So, the annual stallion performance testing in Herning is running again these days. Last year my friend was looking for a stallion for her mare, and so we spent a lot of time looking at the stallions. Last year, I snuck off while they were watching a dressage grand prix show, and saw the “foreign rider test” of the 5 year old show jumpers. Last year I was so impressed with this guy, that I had to come see that again.
It wasn’t the same guy that tested the five year old show jumpers this year, but he did it nicely too. The foreign rider test means, that one man rides all of the young horses. He is handed the horse and then the clock is started and he has ten min to figure out how well trained the horse is and how much talent and capacity it has got.
For show jumping that means that he has to jump the horse as high as he finds the horse can handle, usually no higher than 1,30, (meters), and he has got ten min to do it. On a young horse he has never seen before. Now that requires quite a bit of nerve and skill, especially if you are to do it right.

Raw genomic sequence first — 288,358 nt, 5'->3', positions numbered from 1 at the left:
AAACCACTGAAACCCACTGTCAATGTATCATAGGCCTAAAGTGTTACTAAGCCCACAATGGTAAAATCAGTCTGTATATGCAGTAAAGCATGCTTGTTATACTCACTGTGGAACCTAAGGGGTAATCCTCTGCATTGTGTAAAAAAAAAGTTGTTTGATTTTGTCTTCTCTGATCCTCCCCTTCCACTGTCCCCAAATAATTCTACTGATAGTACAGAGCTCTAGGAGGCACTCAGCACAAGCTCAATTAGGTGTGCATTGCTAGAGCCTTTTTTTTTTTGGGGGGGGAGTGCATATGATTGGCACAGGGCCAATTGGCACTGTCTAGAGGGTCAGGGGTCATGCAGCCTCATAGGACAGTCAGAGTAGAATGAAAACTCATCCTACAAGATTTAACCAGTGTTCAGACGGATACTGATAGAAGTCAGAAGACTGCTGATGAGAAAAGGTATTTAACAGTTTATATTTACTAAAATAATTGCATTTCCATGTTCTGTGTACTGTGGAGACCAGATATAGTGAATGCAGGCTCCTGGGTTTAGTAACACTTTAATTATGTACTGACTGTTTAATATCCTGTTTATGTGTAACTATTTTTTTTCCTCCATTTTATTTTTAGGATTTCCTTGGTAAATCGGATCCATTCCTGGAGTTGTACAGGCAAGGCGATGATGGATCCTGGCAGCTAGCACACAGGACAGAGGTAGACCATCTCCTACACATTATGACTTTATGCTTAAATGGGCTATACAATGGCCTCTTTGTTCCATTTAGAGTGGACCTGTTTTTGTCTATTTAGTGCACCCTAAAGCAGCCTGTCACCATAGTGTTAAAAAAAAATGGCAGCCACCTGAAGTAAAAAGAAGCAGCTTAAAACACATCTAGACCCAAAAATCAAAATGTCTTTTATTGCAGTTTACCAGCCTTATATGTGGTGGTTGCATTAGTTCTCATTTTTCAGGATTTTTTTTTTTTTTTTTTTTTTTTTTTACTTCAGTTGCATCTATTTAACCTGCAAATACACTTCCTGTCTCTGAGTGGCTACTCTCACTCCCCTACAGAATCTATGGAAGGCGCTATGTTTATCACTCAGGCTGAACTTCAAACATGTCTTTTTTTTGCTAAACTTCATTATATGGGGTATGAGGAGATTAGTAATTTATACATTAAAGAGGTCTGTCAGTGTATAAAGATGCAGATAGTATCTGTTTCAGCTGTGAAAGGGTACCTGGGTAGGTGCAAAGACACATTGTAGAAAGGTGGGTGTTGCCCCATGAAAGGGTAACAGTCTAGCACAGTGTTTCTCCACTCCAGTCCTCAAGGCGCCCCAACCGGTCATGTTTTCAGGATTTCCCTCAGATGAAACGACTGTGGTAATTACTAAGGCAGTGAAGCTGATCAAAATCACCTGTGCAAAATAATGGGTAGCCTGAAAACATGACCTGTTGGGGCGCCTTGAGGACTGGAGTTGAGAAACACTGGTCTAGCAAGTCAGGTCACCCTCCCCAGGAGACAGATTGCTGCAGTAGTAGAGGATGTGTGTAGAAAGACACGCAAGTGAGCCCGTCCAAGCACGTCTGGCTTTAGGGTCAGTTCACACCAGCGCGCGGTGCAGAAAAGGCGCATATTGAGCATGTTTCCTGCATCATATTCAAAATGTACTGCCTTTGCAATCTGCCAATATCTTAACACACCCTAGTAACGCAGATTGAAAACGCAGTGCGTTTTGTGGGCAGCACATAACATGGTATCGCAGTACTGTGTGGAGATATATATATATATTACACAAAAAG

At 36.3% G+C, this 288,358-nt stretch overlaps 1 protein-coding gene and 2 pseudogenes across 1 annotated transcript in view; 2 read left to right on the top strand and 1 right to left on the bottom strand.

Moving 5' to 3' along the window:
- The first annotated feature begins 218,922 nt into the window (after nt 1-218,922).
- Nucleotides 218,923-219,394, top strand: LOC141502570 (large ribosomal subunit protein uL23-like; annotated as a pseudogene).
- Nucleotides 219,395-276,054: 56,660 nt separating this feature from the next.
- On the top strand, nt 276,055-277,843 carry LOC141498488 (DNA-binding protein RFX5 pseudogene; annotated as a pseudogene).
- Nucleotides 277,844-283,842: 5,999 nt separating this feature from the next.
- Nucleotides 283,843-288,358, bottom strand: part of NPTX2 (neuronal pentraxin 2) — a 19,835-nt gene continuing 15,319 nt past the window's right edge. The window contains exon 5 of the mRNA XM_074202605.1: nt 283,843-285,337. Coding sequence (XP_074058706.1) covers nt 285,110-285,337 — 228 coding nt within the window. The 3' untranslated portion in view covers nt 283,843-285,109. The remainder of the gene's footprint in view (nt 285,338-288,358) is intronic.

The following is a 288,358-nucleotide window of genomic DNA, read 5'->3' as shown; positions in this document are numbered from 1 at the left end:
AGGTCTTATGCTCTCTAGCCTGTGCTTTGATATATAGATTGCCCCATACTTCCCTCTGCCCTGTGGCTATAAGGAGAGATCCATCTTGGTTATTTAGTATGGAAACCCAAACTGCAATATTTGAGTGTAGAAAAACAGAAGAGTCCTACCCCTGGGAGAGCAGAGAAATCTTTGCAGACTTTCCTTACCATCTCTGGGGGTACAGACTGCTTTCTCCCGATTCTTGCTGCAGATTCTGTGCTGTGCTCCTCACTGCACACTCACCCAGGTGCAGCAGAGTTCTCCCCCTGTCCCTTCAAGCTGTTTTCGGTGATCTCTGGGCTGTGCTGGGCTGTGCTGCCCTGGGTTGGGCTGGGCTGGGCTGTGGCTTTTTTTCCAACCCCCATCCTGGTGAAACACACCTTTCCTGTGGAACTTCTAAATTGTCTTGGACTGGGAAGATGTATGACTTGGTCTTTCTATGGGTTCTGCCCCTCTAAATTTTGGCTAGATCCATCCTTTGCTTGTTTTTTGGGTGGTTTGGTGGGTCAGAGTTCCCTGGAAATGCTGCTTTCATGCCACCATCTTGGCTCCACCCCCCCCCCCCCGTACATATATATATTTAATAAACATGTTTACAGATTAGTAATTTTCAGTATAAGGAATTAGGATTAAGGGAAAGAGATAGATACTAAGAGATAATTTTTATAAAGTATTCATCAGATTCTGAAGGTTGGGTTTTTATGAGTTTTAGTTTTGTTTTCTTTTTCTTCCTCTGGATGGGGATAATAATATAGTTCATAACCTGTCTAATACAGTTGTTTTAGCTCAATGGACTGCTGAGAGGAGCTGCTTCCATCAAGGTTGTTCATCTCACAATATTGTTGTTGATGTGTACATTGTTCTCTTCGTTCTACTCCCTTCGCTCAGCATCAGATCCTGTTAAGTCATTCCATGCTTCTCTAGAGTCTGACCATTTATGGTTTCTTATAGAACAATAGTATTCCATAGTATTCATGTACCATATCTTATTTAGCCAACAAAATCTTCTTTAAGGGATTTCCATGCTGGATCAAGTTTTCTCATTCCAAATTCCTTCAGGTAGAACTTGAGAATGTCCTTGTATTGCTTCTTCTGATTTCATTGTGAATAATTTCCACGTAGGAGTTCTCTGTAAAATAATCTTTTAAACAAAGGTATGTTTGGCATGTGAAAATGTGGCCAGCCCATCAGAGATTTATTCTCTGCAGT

On top of that, he has to wear a headset and comment on the horse, telling the audience what is happening. The guy last year was amazing, he was so good and talking to the audience while he rode, where as the guy this year, was a lot more silent, mostly stating the obvious, like “nice horse, but it gets a bit strong as we touchdown…” You don’t say… I’d say it’s running away from you, but anyway, yes, we noticed that… Still, having a hard time commenting and riding at the same time, is more than fair enough, and add to that, he was at a Danish show and he was from Norway, so the language was a bit of a barrier as well. All in all, I liked the very careful and calm way he handled the young horses and once again, I didn’t fail to be impressed by the test itself and the fact that anyone is going to do it.